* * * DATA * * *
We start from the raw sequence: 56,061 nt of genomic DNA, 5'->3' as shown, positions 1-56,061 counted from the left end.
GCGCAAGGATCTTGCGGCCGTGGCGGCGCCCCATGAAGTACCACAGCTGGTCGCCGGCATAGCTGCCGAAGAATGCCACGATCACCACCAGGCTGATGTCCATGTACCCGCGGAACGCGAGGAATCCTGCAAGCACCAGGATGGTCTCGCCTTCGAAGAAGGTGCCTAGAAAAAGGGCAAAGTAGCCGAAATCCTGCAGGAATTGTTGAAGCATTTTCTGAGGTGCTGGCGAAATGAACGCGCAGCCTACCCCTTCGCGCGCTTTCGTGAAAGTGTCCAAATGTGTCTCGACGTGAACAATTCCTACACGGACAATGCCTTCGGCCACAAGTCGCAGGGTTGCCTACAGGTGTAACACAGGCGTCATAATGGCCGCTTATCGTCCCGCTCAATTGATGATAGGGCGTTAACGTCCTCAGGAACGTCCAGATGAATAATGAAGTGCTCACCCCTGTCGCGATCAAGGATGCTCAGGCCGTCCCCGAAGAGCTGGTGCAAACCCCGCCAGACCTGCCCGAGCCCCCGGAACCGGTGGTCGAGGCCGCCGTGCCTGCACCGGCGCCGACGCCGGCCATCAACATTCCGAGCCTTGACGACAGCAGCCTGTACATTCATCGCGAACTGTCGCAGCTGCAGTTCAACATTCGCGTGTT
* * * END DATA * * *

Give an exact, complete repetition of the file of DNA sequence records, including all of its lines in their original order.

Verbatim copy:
We start from the raw sequence: 56,061 nt of genomic DNA, 5'->3' as shown, positions 1-56,061 counted from the left end.
GCGCAAGGATCTTGCGGCCGTGGCGGCGCCCCATGAAGTACCACAGCTGGTCGCCGGCATAGCTGCCGAAGAATGCCACGATCACCACCAGGCTGATGTCCATGTACCCGCGGAACGCGAGGAATCCTGCAAGCACCAGGATGGTCTCGCCTTCGAAGAAGGTGCCTAGAAAAAGGGCAAAGTAGCCGAAATCCTGCAGGAATTGTTGAAGCATTTTCTGAGGTGCTGGCGAAATGAACGCGCAGCCTACCCCTTCGCGCGCTTTCGTGAAAGTGTCCAAATGTGTCTCGACGTGAACAATTCCTACACGGACAATGCCTTCGGCCACAAGTCGCAGGGTTGCCTACAGGTGTAACACAGGCGTCATAATGGCCGCTTATCGTCCCGCTCAATTGATGATAGGGCGTTAACGTCCTCAGGAACGTCCAGATGAATAATGAAGTGCTCACCCCTGTCGCGATCAAGGATGCTCAGGCCGTCCCCGAAGAGCTGGTGCAAACCCCGCCAGACCTGCCCGAGCCCCCGGAACCGGTGGTCGAGGCCGCCGTGCCTGCACCGGCGCCGACGCCGGCCATCAACATTCCGAGCCTTGACGACAGCAGCCTGTACATTCATCGCGAACTGTCGCAGCTGCAGTTCAACATTCGCGTGTT